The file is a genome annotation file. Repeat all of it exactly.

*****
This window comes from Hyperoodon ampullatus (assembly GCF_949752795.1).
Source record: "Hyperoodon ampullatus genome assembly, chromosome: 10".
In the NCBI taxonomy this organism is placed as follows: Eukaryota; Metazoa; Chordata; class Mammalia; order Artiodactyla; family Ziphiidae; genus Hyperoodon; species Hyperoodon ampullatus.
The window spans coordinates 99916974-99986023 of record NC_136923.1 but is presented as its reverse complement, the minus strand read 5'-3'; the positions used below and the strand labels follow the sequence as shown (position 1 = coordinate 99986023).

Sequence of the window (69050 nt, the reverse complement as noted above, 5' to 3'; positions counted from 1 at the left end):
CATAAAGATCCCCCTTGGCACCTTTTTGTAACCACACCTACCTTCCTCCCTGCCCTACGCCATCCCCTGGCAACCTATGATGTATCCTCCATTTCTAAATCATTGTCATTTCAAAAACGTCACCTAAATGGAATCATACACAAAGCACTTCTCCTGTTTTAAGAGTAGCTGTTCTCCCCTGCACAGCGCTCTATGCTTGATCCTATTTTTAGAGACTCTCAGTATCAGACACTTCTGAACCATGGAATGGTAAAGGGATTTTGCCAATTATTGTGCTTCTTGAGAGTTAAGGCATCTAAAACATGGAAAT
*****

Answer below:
This window comes from Hyperoodon ampullatus (assembly GCF_949752795.1).
Source record: "Hyperoodon ampullatus genome assembly, chromosome: 10".
In the NCBI taxonomy this organism is placed as follows: Eukaryota; Metazoa; Chordata; class Mammalia; order Artiodactyla; family Ziphiidae; genus Hyperoodon; species Hyperoodon ampullatus.
The window spans coordinates 99916974-99986023 of record NC_136923.1 but is presented as its reverse complement, the minus strand read 5'-3'; the positions used below and the strand labels follow the sequence as shown (position 1 = coordinate 99986023).

Sequence of the window (69050 nt, the reverse complement as noted above, 5' to 3'; positions counted from 1 at the left end):
CATAAAGATCCCCCTTGGCACCTTTTTGTAACCACACCTACCTTCCTCCCTGCCCTACGCCATCCCCTGGCAACCTATGATGTATCCTCCATTTCTAAATCATTGTCATTTCAAAAACGTCACCTAAATGGAATCATACACAAAGCACTTCTCCTGTTTTAAGAGTAGCTGTTCTCCCCTGCACAGCGCTCTATGCTTGATCCTATTTTTAGAGACTCTCAGTATCAGACACTTCTGAACCATGGAATGGTAAAGGGATTTTGCCAATTATTGTGCTTCTTGAGAGTTAAGGCATCTAAAACATGGAAAT